In light of Gov. John Hickenlooper’s monumental budget cut proposals, CSU President Tony Frank believes raising tuition is the best way to cope with the university’s shrinking budget.
“In one sense, there’s not much to like about the budget we’ll be delivering to you,” Frank said in an e-mail to students Wednesday. “It raises tuition, and I think the path we are on there is bad public policy –– even though I believe it is the best plan for CSU given the options we have on the table.”
On Tuesday, Hickenlooper released his fiscal year 2012 budget proposal for the state of Colorado, which details a $36 million cut in state funding for colleges and universities as part of the total $557 million in budget-balancing included in the proposal.
The budget reduction measures are a response to the economic downturn Colorado has battled over the past few years as part of a larger national trend characterized by the recession. Hickenlooper said his fiscal suggestions are about living within the state’s means during these difficult times.
“With the way the Colorado state budget is structured currently, the governor has very few places to go to close the kind of gap that we have,” said Mark Cavanaugh, chief financial officer for the Colorado Department of Education. “Education … especially higher education that has no constitutional protection, is becoming increasingly vulnerable.”
For Cavanaugh, there is only so much the state can cut from higher education before it reaches a breaking point.
“It’s a question that every single one of us needs to grapple with,” he said. “We need to collectively, as the state of Colorado, need to look ourselves in the eye and say … what do we want going forward?”
CSU officials have been preparing for worst-case funding scenarios in which the state higher education budget gets cut from this year’s $555 million level down to $500 million. In this case the university would have about a $20 million hole to fill.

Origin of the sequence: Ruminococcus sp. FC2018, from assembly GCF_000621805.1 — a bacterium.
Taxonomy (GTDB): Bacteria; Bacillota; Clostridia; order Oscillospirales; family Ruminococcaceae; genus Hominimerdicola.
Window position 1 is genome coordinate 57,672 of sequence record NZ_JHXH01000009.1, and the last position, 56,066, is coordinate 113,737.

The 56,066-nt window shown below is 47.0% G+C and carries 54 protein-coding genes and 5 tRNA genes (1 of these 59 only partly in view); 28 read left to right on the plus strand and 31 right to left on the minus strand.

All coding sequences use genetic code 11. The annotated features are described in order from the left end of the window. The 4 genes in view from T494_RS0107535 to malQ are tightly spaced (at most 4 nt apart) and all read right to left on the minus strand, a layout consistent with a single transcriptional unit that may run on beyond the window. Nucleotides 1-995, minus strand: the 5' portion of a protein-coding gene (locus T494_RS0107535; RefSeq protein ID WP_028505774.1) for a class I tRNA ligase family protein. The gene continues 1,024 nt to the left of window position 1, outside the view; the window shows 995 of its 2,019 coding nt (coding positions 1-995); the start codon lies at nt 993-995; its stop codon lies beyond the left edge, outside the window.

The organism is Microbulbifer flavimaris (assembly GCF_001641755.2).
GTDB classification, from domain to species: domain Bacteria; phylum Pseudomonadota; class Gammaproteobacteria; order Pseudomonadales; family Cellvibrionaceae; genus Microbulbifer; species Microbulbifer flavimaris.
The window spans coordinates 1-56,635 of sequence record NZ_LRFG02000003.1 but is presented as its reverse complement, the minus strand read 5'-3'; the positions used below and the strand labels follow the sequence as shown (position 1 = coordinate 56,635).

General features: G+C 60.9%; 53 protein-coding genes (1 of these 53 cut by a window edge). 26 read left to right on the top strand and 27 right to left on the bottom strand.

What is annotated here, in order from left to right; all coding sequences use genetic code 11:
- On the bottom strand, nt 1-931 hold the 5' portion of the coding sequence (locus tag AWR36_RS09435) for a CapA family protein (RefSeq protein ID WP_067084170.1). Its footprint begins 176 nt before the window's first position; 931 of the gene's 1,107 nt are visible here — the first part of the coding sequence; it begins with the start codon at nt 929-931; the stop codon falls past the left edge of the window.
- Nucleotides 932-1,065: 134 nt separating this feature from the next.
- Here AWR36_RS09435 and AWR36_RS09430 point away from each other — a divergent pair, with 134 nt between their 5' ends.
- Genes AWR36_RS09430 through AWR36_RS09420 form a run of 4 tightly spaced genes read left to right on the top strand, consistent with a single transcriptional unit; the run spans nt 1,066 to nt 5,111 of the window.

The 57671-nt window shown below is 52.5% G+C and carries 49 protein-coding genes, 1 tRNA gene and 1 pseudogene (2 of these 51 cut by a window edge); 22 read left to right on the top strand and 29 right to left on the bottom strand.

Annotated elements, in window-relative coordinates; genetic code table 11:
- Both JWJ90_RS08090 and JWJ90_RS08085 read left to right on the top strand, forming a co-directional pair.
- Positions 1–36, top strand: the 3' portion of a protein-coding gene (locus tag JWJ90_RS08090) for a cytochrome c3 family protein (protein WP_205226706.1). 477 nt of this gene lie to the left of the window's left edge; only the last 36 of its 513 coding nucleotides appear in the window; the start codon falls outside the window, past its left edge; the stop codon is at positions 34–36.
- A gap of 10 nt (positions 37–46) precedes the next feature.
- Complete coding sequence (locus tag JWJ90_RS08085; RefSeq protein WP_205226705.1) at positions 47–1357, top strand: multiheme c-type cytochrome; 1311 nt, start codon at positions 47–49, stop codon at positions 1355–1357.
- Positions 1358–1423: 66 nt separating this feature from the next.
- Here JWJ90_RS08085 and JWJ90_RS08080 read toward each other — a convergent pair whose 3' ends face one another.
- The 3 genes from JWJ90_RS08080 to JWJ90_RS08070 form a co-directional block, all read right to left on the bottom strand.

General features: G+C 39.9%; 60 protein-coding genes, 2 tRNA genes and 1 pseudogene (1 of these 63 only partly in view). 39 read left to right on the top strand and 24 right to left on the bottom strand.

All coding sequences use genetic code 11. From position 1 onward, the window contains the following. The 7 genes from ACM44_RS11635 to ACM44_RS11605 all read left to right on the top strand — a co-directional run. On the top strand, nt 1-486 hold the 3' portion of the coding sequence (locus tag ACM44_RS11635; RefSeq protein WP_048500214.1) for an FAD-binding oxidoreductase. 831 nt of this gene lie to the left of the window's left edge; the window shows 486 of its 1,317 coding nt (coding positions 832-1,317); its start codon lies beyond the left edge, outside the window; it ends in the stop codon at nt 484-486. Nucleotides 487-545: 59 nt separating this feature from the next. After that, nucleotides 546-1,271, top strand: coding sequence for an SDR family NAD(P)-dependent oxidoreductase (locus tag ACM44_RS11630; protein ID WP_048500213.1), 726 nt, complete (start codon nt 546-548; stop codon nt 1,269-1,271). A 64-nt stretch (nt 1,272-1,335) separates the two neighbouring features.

They’ve also prepared for more optimistic circumstances where the funding stays at $555 million, and CSU would only have to make up for $9 million in its budget.
Rick Miranda, CSU provost and executive vice president, said the grimmest financial situations for the university meant 10 percent funding cuts. Now, with state funding decreasing only to $519 million instead of the worst-case $500 million, he said, “That number is closer to 5 percent.”
Miranda also rejected Gov. Hickenlooper’s assertion that his budget proposal is making Colorado more business-friendly.
“Those of us who work in higher education don’t believe that cuts to higher education create a positive environment for businesses to stay,” he said. “We think that one component of the attractiveness of Colorado in the coming years is that we have a well-educated work force … and higher education is a big part of that.”
CSU’s new budget will debut March 1— the product of January planning and budget hearings with university deans and vice presidents and a two-day CSU System Board of Governors meeting this week.
The plan will outline how the university plans to save $37 million over the course of three years.
The number of CSU employees losing their jobs, Frank said, “Will likely end up at slightly over 100 of our colleagues.”
According to university figures, fiscal year 2012 will be the third year without salary increases for faculty and staff and will continue a hiring freeze. The governor’s budget also includes cuts to the Public Employees’ Retirement Association, meaning a pay decrease for some in the CSU workforce.
But Frank assured the campus of CSU’s steadfastness in the face of economic downturn.
“There is reason to be optimistic as we look to the future,” he said, adding that the worst of the crisis is behind the university and that the budget is balanced.
“Our retention and graduation rates are up … Our research productivity continues at one of the highest levels in the nation … We have maintained and improved the physical aspect of our campus,” Frank said.
Senior Reporter Andrew Carrera can be reached at email@example.com.